Today’s Community Care shoutout goes to our friends at Fife House Foundation who have provided secure and affordable supportive housing and support services for people living with HIV/AIDS for more than 31 years across the Greater Toronto Area. As an essential service provider, Fife House has adapted to the realities of COVID-19 by adopting enhanced infection prevention and control practices, resident wellness checks and the introduction of new and creative ways to address food insecurity including a grocery delivery service pilot project, which provides four bags of groceries to more than 60 individuals every other week. Additionally, their “Technology and Wellness” initiative includes a library of tablets and digital devices that can be borrowed by clients to provide a virtual connection to their care providers and help decrease feelings of isolation and loneliness, exacerbated by the pandemic, through social connectivity. Learn more about Fife House here.
Please continue to email my office at email@example.com to share examples of community care in your neighbourhood and ways you are supporting your community at this time. I’ll be happy to promote it, space permitting, in our communication to the residents and business owners in Ward 13. Every bit goes a long way!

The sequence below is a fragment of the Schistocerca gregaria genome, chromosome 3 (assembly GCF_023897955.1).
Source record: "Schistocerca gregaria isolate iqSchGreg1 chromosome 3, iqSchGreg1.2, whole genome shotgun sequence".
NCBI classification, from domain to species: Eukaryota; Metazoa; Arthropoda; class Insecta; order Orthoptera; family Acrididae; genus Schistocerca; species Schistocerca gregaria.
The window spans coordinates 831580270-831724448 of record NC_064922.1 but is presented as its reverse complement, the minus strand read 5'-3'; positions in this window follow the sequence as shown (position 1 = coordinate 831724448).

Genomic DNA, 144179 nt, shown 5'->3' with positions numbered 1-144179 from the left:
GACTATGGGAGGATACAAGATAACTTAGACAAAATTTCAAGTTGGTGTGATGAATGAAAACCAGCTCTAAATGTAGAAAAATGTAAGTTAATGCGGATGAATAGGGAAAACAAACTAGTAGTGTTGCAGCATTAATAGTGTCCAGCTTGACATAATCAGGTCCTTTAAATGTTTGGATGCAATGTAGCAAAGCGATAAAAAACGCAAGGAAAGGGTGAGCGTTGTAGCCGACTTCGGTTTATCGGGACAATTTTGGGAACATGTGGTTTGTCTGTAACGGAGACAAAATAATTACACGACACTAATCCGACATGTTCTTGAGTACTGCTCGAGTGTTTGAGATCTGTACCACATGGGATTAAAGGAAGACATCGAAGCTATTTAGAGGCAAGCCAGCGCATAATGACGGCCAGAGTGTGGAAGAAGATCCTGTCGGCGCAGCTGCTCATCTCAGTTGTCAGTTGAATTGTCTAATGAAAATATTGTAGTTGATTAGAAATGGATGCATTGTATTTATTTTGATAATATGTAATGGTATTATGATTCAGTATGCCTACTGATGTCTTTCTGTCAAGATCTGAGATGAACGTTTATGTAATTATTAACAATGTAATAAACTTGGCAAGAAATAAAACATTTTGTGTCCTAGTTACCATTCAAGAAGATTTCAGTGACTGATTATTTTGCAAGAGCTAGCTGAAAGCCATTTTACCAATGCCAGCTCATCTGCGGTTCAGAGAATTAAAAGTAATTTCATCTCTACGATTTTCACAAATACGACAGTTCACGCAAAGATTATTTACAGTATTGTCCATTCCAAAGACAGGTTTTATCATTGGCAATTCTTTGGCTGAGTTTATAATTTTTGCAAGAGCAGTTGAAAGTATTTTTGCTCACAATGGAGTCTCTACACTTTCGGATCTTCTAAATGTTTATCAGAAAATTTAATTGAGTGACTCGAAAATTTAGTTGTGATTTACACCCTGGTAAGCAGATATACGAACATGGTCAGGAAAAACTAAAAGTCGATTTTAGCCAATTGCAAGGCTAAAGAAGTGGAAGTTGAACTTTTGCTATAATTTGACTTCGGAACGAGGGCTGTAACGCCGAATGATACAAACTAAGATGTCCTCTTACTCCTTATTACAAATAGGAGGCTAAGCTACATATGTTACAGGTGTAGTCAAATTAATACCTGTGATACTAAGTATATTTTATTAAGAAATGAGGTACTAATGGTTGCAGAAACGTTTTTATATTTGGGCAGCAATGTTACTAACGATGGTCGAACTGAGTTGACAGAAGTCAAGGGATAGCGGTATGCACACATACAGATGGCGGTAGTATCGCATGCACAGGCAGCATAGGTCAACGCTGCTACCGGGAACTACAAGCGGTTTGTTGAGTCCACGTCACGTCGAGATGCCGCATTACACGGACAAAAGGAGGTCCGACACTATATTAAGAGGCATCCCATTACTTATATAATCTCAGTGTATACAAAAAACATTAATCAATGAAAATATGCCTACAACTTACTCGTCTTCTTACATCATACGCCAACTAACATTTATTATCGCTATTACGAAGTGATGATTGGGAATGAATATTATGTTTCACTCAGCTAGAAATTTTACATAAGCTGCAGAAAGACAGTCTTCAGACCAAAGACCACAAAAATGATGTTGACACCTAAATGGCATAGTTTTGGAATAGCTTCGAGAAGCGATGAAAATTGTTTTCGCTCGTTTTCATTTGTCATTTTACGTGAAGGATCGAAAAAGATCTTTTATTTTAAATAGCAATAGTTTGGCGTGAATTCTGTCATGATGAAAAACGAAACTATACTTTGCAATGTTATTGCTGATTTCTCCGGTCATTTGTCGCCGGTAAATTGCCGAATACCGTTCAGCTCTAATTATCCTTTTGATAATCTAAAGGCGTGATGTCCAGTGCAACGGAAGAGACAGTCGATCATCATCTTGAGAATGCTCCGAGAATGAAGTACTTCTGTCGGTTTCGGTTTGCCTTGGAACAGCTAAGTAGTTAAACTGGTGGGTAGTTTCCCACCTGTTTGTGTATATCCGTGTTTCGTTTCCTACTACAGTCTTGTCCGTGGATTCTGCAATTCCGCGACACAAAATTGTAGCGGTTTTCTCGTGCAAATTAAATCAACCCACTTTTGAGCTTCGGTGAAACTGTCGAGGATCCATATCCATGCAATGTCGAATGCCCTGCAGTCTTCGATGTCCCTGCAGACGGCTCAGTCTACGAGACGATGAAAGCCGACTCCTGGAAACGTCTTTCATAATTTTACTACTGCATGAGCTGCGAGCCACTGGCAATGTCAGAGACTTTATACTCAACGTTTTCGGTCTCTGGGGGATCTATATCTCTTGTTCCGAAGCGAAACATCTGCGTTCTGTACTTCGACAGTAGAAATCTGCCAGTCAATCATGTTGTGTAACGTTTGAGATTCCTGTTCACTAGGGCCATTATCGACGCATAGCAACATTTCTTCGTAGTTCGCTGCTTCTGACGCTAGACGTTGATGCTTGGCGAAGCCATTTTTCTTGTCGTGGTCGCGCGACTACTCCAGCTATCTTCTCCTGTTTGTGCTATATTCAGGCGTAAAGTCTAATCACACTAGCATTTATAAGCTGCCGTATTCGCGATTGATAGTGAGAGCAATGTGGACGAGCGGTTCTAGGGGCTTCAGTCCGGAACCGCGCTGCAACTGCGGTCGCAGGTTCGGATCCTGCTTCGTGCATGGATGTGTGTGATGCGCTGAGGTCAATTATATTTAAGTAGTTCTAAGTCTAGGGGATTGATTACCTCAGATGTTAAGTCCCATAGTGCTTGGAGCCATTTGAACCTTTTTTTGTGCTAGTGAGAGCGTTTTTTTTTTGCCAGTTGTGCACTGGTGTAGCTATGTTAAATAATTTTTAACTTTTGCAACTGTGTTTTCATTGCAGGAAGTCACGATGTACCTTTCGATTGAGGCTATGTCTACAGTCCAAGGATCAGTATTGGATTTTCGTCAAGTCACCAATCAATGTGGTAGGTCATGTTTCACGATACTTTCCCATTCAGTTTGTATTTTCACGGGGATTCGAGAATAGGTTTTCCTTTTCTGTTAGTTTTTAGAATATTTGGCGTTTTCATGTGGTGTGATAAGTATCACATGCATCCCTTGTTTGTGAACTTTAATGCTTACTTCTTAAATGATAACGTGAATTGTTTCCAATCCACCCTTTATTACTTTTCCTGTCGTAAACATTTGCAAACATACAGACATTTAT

COVID-19: Ongoing Tips to Reduce Virus Spread
The best way to prevent infection is to avoid being exposed. If you are sick, even with mild symptoms, stay home and self-isolate.
As we slowly return to some sense of normalcy, we need to continue physical distancing to reduce the spread of COVID-19. Everyone has a role to play. The actions you take will help protect you and everyone in our community.
When you are unable to keep a six feet/two-metre distance from others, wear a mask or face covering. This includes when you are:
- in elevators, common areas, waiting rooms or shopping;
- using transit, taxi or rideshare services; and
- sick and going for a medical appointment.
Be respectful of others who choose not to wear a mask. Some health conditions make it hard to breathe when wearing a mask.
City of Toronto COVID-19 Updates